Dir. Paul Feig
(2011, R, 125 min)

Bridesmaids is a riotous film about wedding hijinks blended with a humane film about loneliness. Kristen Wiig stars, in a performance full of empathy and not a shred of ego, as Annie, a Milwaukee woman whom we meet at a low point in her life that keeps getting lower. Wiig, who also co-wrote the screenplay with Annie Mumolo, throws herself into the role with abandon, but she’s not content just to go for a laugh. She invests the role with genuine humanity, playing the hurt and disappointment underlying her absurd behavior. This is a ribald comedy but also a character study, and Wiig deserves serious consideration for a Best Actress nomination.

We sympathize with Annie because her problems are achingly plausible. She’s a baker who opened her own shop but lost it in the struggling economy. Now she’s working in a jewelry store and barely making ends meet, while occasionally subjecting herself to demeaning sex with Ted (Jon Hamm), whose special skill in the bedroom is making her feel bad about herself. But director Paul Feig, like his producer Judd Apatow, is able to elicit laughs from her various misfortunes without belittling her. A graduate of Freaks and Geeks, Arrested Development, and The Office on TV, Feig draws his comedy from situations, personalities, and relationships, rather than scatology and cruelty. There is one scene involving excrement, but Feig doesn’t let fart noises and profanity do the work for him; what is suggested by the camera and the actors is funnier than what is seen.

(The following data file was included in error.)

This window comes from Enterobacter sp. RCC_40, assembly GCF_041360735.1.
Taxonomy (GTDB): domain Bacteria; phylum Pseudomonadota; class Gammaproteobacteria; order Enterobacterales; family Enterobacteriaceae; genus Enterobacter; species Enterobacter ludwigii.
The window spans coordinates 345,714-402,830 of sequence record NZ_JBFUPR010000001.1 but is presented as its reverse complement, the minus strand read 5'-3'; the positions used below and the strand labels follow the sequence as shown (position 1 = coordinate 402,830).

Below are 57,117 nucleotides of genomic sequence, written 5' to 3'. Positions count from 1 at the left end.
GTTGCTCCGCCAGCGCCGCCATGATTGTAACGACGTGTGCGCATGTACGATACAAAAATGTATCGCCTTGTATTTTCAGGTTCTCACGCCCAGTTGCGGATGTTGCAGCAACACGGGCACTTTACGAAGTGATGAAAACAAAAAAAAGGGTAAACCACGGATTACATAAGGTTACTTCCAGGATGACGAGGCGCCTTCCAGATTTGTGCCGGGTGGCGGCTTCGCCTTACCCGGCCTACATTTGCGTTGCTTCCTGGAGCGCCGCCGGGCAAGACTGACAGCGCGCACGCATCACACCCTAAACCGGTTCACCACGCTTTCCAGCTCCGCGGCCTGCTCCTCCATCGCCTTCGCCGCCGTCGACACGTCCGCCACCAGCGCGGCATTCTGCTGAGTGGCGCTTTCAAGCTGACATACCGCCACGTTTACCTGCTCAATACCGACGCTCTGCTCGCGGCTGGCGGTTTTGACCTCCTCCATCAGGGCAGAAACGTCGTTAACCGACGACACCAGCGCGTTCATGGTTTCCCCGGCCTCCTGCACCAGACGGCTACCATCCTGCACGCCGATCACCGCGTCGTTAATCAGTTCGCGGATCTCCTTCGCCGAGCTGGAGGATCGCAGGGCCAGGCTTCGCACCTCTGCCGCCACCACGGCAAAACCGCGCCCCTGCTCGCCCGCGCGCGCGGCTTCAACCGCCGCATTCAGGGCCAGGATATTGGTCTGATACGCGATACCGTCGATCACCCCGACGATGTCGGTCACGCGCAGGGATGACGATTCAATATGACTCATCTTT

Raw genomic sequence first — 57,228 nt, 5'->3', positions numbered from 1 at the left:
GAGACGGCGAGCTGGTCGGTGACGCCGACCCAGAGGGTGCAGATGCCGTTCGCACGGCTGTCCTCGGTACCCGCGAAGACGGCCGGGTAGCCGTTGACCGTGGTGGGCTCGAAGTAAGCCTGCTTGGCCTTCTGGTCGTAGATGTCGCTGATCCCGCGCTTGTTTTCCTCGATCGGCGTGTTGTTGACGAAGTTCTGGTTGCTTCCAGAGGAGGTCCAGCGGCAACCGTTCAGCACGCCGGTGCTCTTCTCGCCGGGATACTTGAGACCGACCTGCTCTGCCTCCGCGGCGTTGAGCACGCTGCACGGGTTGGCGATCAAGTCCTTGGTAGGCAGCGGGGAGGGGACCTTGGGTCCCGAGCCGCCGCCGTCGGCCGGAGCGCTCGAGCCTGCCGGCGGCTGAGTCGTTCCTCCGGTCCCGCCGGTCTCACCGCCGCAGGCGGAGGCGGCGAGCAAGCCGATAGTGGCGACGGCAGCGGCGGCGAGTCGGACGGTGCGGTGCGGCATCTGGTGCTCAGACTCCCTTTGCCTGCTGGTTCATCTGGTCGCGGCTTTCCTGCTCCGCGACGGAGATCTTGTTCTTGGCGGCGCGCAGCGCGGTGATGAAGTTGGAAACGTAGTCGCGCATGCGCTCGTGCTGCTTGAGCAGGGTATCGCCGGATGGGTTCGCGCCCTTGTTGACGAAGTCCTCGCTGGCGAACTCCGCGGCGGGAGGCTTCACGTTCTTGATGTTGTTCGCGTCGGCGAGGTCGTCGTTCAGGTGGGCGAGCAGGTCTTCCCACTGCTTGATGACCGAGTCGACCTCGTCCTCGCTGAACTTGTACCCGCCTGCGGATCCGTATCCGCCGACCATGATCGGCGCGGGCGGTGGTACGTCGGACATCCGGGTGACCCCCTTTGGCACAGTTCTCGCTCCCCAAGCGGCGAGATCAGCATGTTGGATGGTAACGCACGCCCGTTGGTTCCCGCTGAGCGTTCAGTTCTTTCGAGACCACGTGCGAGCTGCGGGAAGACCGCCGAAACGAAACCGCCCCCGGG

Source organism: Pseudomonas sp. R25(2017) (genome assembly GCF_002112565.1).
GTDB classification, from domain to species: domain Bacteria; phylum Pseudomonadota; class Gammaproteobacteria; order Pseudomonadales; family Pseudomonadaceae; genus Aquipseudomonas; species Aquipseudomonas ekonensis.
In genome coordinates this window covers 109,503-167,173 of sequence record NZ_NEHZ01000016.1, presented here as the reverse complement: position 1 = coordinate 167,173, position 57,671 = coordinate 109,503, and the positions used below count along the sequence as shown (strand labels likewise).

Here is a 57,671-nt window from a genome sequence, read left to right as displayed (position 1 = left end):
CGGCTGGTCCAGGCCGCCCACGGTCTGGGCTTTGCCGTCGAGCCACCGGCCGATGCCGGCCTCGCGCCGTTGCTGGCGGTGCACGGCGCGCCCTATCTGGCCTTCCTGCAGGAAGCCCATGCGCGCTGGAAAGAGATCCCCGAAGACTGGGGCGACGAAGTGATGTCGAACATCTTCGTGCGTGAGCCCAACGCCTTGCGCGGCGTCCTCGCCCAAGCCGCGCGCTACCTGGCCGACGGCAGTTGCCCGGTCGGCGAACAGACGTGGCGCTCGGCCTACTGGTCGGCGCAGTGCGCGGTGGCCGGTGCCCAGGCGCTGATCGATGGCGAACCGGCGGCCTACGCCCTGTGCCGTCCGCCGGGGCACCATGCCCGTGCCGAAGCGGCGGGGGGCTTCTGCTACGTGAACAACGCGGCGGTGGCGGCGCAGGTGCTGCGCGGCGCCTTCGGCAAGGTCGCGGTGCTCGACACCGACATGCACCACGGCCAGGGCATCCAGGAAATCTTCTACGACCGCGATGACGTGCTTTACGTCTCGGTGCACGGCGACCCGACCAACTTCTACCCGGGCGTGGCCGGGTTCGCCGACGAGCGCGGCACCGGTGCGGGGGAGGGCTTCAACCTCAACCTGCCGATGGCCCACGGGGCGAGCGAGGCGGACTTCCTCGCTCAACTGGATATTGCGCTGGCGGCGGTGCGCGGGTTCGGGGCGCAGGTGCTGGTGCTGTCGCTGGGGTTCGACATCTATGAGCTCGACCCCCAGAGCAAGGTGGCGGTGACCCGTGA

Annie reaches the height of desperation at what should be a joyous occasion: her best friend Lillian (Maya Rudolph) is getting married, and she asks Annie to be her maid of honor. The problem for Annie is that she is beginning to feel left behind. Lillian is upwardly mobile, in love, and making a new class of friends, while Annie has the opposite trajectory. In-between comic set pieces – and driving many of them – are observations of Annie’s insecurity, especially when it comes to Helen (Rose Byrne), an upper-crust socialite who seems to be usurping her position in Lillian’s life.

The predominantly female cast has been recruited from the under-tapped reserves of television comedy. Lillian’s bridal party is completed by Wendi McClendon-Covey (Comedy Central’s Reno 911!) as an unhappily married woman with children, Ellie Kemper (NBC’s The Office) as a wide-eyed newlywed, and Melissa McCarthy (CBS’s Mike & Molly) as a sexually aggressive single woman. McCarthy has gotten the most attention for her boisterous performance, and her plaudits are well deserved, though I think they should be more evenly distributed to her co-stars, particularly Rudolph as the bride-to-be; she’s an actress equally capable of subtle sensitivity (evidenced in Sam Mendes‘s Away We Go) and larger-than-life personae (her various roles on Saturday Night Live and currently Up All Night) and here does a little of both.

Bridesmaids may be my favorite film with Judd Apatow’s name on it, and like The Help it was a surprise blockbuster at the box office, suggesting there’s an under-served audience for quality, female-driven films – no, cynical rom-coms and the Twilight franchise don’t count. The depth of talent here is impressive; with bridesmaids like these, who needs groomsmen, or even grooms?